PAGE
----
Edit Blog Post
Published: September 1st 2006
Dolsan Bridge by Day
It lights up in pretty colors at night!
Yes, I've finished my second week at my new home on Dolsan Island (in Yeosu) and a week-and-a-half of teaching at my school (on mainland Yeosu). What can I say so far? Well, many things. My first week of teaching was fantastic. The kids are so energetic and excited, and they seemed to learn things while having fun. The teachers, too, were wonderful. They have all been so kind and open with me, inviting me to dine with them in the cafeteria (even the non-English-speaking ones), to eat ice cream, etc. They all ask me how I'm adjusting and if everything's okay at the school and if I have any problems. Everyone is so considerate, including my principal and vice principal. I'm really lucky!
So, the Korean high school classroom is a little different from the American one. Each class has about 30-40 students, and in English class, they don't usually speak, just do grammar and analysis. My school is all girls, of course, and everyone wears a uniform (which I think is common even in public schools). We don't wear shoes in school, only slippers (basically sports sandals) over our hosiery or socks.
I'm getting used to the
bowing, too. There are about 50 teachers at my school, I think, and all of them are older than me (yes, I'm quite the anomaly). So, I bow to everyone. They all bow back, of course (just like waving), but as I'm younger, I go first. Some teachers, though (and students), have taken to waving at me, which suits me fine. All the students wave. I wave back at them, but I usually do a bow-and-then-wave at the teachers.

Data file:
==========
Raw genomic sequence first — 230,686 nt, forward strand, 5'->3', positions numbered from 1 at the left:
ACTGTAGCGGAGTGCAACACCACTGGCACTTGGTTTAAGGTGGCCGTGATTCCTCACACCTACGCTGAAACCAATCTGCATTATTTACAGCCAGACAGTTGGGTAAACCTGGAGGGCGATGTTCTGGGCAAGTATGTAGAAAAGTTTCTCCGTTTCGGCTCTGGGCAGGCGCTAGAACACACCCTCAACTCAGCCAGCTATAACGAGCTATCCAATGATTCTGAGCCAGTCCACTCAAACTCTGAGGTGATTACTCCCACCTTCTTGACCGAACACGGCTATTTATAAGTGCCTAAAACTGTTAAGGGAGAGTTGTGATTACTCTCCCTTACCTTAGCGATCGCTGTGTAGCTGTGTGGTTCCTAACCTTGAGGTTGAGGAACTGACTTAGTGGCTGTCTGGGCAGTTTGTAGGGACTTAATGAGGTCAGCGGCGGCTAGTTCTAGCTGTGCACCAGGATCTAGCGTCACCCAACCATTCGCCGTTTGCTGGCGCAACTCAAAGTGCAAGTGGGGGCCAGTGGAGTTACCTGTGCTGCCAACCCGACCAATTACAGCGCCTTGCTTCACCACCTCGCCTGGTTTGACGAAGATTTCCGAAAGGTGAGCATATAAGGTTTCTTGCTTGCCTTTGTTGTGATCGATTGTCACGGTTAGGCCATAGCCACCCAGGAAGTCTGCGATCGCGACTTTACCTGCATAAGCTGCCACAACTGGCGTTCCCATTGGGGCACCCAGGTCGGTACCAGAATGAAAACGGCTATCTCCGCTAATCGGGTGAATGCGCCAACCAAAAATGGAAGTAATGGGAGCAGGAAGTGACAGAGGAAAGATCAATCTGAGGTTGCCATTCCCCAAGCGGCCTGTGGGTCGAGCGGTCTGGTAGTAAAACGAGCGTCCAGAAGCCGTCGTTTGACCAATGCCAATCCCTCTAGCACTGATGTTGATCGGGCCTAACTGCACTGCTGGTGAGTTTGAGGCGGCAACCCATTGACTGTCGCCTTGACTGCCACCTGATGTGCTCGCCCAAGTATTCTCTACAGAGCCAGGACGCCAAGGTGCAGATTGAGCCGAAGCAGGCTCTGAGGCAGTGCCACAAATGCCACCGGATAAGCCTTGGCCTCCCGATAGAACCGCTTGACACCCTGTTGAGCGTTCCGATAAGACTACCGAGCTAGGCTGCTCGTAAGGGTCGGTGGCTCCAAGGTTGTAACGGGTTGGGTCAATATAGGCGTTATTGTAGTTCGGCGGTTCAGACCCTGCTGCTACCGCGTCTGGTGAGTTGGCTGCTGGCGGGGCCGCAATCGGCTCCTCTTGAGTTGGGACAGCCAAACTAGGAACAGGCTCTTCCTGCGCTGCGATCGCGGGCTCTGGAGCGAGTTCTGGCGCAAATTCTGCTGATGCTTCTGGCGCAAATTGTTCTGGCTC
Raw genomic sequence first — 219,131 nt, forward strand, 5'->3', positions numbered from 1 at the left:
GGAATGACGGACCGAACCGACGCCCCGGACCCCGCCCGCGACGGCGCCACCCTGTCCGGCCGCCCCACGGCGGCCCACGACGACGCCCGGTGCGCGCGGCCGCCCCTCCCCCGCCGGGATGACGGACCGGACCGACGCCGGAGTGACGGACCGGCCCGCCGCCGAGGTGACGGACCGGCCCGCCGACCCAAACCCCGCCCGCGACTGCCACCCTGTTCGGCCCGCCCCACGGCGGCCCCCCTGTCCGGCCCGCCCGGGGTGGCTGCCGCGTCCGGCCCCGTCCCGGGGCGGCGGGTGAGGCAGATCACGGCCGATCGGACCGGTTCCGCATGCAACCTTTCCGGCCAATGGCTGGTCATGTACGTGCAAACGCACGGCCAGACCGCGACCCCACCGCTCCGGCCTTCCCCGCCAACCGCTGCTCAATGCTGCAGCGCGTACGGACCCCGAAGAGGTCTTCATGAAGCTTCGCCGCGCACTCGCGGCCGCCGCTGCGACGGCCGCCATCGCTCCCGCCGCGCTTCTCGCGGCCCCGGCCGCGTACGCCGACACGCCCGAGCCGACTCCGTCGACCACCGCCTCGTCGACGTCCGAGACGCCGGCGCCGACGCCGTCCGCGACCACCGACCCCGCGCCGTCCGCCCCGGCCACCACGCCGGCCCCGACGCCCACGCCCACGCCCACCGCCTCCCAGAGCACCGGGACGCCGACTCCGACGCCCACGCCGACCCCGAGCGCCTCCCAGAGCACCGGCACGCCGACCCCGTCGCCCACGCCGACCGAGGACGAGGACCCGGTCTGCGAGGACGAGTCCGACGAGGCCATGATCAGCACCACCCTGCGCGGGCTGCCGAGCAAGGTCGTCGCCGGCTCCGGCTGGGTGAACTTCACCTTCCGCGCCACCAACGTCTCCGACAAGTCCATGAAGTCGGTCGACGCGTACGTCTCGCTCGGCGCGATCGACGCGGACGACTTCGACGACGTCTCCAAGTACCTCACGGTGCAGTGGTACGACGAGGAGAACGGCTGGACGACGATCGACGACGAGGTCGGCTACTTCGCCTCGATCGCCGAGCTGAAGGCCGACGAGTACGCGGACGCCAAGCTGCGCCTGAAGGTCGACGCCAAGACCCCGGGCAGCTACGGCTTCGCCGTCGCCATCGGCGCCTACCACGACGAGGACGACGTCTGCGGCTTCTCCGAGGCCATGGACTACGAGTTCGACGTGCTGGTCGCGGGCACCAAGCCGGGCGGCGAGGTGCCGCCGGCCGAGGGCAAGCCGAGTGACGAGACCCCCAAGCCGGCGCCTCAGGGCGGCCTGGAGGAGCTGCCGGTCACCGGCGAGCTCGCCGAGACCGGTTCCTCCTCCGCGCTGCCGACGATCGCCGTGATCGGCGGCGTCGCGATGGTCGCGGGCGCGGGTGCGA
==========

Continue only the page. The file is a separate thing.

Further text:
My usual day is going to school about 7:30AM (when my host sister has to go to school), waiting about an hour, and then teaching my first class at 8:50. I usually teach three to four 50-minute classes a day, which can be exhausting by day 5-- especially since right now I'm teaching all the classes the same lesson. The same lesson 18 times... well, I'm trying to find ways to change it up some. I think starting next week or the week after I will begin teaching different things to the advanced and lower levels.
My homestay is still great. My homestay sister speaks English very well, so we are able to communicate in the family. Plus, I
Lights and Water Fun
At Odongdo Park, Yeosu
am learning more Korean. My homestay sister's English hagwon (after-school academy) teacher has befriended me and is helping me improve my Korean (as well as showing me around Yeosu, going out for shopping and coffee with me, etc.). Everyone is so generous to me. For instance, I went with my homestay family to church (I asked if I could), and though I didn't understand everything, I was still happy to go. But, my homestay family noticed I was a little lost sometimes. So, the next week, we were sitting around, and my homestay mother gave me a box. Inside was a copy of a Korean/English Bible (with both translations) and hymns with English translations in the back. It almost made me cry. It was so kind of them. And that's just part of the kindnesses I've received from them! Again, I am so lucky!
Week two was a little more difficult to kick off than week one. I was just a little more tired and I think everything from the week before caught up with me. But, due to testing, I had the day off yesterday and think I've recovered. This week, I'm teaching them how to make questions
in English. I think it's going well. We played a game in English, and I think they had fun. That's what really counts!
Well, I must get to work, but I'll try to detail more of life here later-- like the raw meat I ate (yes, I know, bad idea), the raw fish I ate, the inner workings of a Korean teachers' office, and more.
Tot: 0.191s; Tpl: 0.052s; cc: 11; qc: 29; dbt: 0.0159s; 1; m:saturn w:www (188.8.131.52); sld: 1;
; mem: 1.3mb